The most successful corporate translation projects are those in which all participants are satisfied with the final result. This is by no means easy and can often only be achieved in the mid-term. And one of the keys to this success is the active participation of a client reviewer, a real expert in the product and the terminology used in his local market to refer to it.
One of the main problems with corporate translation projects is that the “coordinator” – the person who places the order – is not the same as the “reviewer” – the person who will actually use the documentation. This is typical of large corporations with offices in more than one language region. The more languages that are coordinated centrally, the more relevant this issue becomes.
Although there are of course exceptions, the “coordinator” typically does not speak the target languages of the project. This means that they are incapable of judging the quality of the translation (accuracy, tone, register, technical terminology, etc.). The coordinator has no choice but to trust the supplier and hope the translation(s) generates no negative feedback. If indeed no negative feedback is received, all is well and the project has been a success. But the nightmare begins when one or more colleagues/acquaintances/distributors send a (generally fairly aggressive) e-mail telling him that the translation was terrible and that they can´t possibly approve it…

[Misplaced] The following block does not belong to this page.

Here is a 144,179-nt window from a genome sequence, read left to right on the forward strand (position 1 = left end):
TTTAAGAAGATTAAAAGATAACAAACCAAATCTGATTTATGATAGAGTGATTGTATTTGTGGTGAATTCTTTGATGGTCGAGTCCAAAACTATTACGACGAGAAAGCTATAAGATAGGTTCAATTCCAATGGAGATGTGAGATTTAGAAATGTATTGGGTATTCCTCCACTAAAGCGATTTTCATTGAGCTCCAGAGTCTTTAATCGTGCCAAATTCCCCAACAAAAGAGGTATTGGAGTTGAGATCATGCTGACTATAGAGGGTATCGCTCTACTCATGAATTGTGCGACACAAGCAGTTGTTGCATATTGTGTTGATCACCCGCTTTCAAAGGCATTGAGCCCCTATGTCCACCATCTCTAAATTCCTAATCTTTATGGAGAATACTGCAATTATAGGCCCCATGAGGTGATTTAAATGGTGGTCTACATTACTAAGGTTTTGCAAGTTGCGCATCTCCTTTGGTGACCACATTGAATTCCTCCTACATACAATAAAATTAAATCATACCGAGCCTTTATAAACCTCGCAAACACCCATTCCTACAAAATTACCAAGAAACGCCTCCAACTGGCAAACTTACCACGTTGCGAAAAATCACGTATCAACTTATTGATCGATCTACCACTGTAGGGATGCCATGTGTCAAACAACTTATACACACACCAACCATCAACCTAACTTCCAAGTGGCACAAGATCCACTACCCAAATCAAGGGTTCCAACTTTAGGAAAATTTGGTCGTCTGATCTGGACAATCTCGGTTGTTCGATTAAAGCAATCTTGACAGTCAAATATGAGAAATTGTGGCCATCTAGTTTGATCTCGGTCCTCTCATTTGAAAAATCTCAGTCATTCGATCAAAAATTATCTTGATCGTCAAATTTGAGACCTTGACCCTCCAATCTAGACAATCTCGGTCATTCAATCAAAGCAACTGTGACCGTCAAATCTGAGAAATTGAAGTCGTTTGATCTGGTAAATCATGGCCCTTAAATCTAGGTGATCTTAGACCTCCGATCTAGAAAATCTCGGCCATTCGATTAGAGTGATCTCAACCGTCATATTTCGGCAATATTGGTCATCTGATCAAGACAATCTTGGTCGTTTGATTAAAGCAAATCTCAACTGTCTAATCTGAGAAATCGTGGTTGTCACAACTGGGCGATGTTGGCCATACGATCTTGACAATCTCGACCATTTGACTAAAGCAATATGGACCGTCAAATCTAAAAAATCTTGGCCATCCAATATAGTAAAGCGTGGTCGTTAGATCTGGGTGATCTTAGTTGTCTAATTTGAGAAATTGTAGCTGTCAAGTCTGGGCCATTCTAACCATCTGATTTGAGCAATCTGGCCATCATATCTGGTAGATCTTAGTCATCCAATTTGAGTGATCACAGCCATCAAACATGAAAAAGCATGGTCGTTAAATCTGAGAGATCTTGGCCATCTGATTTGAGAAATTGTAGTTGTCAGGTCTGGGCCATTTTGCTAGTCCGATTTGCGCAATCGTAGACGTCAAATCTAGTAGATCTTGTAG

Think of how difficult it is to reach a consensus on the exact wording of marketing text (adverts, brochures, etc.) in your own language. Put five marketing people together in a meeting room and they´ll argue for hours before the whole group agrees on what the “best” marketing copy is… Now imagine trying to convert that result to a number of different languages. This process can be very smooth if the coordinator is aware of the pitfalls, but a rough ride if he is not aware of the following language-, business- and people-related issues.
To make matters worse, some coordinators (with only the best intentions in mind) send the translation to more than one reviewer per language. This is great if the two (or more) reviewers agree on their feedback, as the coordinator can now be doubly sure that the translation is correct and appropriate for the company’s needs. But experience shows that this is seldom the case; for all the reasons mentioned above, the chances that two reviewers agree on the quality of a translation are slim.
Read The Role of the Internal Reviewer Part 2 for tips that will help you avoid many of the frustrations caused in translation projects